June 11, 2007

The International AIDS Vaccine Initiative (IAVI) commends the leaders attending the Group of Eight (G8) Summit in Heiligendamm, Germany for prioritizing the development needs of Africa and policies to support forward-looking innovation policies that can help translate novel research concepts into tangible health products and services.  

If G8 leaders are to meet their previous commitments to universal access in the fight against AIDS, then strong support is required for measures to expand existing prevention, treatment and care services and to invest in new tools for the future.  We need a fully-resourced plan for ending AIDS, and new prevention options, including an AIDS vaccine, should have a prominent place in such a plan.

Every day an estimated 12,000 people become newly infected with HIV, 95 percent of whom are in the developing world. These numbers must be dramatically cut.  A vaccine offers the best hope of ending the global pandemic.  An AIDS vaccine would also give women and girls access to a new form of HIV prevention which they can initiate and control.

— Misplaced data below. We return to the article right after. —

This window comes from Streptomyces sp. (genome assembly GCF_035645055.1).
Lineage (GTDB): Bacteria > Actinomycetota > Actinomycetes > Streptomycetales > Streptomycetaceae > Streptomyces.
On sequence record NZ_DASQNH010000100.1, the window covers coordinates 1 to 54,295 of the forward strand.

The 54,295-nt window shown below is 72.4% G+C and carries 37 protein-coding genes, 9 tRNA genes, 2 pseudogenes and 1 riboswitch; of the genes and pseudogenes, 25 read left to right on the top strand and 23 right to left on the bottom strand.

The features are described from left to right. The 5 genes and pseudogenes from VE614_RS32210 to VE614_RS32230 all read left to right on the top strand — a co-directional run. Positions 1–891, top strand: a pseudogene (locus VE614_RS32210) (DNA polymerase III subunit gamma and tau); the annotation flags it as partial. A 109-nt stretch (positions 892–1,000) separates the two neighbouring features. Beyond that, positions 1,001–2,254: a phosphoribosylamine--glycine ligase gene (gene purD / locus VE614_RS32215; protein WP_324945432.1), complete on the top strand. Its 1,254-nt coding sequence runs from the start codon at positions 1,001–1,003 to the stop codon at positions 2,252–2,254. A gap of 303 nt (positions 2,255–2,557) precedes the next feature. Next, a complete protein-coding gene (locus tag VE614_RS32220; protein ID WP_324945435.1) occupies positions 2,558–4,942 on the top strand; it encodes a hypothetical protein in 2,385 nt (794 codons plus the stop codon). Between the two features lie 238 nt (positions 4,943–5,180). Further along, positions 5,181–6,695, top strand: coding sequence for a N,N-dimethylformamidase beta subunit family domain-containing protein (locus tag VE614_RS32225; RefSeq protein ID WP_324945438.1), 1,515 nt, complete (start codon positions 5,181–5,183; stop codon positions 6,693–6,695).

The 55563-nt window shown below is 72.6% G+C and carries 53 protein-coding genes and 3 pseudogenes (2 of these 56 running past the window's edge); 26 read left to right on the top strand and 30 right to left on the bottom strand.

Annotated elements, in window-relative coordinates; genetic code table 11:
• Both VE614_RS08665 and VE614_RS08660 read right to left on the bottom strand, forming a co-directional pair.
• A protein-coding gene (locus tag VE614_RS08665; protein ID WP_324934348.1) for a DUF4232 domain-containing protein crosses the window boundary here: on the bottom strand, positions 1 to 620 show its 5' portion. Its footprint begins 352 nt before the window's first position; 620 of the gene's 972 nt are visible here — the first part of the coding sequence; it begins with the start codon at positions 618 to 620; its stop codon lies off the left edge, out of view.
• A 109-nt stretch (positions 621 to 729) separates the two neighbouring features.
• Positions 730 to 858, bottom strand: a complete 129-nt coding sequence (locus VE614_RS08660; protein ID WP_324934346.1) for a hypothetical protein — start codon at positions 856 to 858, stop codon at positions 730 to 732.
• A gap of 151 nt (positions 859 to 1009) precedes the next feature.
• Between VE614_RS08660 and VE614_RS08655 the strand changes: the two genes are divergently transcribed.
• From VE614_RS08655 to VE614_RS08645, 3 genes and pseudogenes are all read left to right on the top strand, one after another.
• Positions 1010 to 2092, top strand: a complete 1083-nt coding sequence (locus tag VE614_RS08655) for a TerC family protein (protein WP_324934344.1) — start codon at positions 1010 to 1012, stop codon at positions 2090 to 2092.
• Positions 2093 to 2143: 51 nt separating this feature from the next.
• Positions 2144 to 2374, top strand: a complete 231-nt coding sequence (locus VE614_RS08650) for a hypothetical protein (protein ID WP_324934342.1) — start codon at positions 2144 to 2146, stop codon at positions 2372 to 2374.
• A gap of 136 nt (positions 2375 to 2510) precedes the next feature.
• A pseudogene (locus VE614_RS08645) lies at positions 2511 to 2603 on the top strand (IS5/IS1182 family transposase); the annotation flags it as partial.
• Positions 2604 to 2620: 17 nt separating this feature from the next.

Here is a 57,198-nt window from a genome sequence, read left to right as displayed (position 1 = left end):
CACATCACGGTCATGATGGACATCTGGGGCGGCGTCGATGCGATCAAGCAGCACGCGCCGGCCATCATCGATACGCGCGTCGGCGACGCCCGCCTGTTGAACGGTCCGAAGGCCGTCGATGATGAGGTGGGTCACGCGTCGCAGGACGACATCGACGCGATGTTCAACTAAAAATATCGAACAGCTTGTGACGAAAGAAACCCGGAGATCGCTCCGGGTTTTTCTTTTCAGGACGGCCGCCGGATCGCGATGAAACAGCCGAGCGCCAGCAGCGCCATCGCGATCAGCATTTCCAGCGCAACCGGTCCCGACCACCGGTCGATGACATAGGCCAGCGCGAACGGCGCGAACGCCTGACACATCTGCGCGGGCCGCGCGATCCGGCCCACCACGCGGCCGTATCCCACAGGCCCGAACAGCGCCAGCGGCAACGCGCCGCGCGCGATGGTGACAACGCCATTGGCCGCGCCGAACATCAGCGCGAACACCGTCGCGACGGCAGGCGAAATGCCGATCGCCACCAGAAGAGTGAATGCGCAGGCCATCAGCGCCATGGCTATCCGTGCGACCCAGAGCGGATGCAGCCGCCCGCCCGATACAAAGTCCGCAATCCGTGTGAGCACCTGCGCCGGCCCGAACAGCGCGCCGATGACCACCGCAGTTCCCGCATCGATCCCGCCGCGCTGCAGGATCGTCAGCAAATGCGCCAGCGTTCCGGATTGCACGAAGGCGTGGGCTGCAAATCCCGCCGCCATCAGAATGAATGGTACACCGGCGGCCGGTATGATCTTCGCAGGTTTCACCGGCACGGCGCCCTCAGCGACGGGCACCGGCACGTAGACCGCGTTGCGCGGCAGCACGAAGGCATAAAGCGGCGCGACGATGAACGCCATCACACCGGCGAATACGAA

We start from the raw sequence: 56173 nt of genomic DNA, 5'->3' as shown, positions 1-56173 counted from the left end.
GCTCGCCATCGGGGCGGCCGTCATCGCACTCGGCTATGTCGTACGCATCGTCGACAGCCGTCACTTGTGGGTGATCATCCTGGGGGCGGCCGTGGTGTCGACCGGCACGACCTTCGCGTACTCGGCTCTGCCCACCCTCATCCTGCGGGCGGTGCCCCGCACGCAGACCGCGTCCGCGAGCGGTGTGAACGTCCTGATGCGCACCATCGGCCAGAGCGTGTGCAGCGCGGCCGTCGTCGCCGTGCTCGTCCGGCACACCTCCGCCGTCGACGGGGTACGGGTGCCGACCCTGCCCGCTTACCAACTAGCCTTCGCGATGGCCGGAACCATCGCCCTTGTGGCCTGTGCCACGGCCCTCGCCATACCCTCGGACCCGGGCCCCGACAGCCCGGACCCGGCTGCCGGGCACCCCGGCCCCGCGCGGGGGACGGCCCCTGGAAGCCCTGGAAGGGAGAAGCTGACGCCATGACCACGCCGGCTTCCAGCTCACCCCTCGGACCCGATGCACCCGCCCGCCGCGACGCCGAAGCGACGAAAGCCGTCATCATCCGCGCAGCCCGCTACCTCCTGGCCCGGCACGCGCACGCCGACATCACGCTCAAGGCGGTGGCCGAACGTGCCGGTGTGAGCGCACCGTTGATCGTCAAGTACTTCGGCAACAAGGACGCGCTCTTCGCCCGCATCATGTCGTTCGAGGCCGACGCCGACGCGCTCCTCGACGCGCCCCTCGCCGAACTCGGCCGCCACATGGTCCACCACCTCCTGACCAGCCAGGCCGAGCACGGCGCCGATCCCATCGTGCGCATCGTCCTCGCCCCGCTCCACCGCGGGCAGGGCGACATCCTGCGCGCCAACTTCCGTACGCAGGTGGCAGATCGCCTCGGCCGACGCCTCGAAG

Much progress has been made recently in the search for a vaccine, but many challenges remain.  We need additional support for scientific innovation to drive new approaches to AIDS vaccine design, as well as to shorten product testing and development timelines.  Increased private sector involvement is also required, backed by adequate incentives and measures to mitigate companies’ financial risks. Increased resources for product development public-private partnerships (PDPs), which unite the public sector’s commitment to international public goods for health with private industry’s discipline and expertise, can also play a critical role.

IAVI welcomes a range of shared commitments expressed in the G8 communiqué that can favor more rapid development of an AIDS vaccine:

IAVI will continue to work with the G8 and other governments, as well as with our many scientific and NGO partners, in backing stronger actions to develop new AIDS prevention technologies which can enable countries to achieve the universal access goals for combating AIDS.  We look forward to concrete progress leading up to next year’s G8 Summit in Japan

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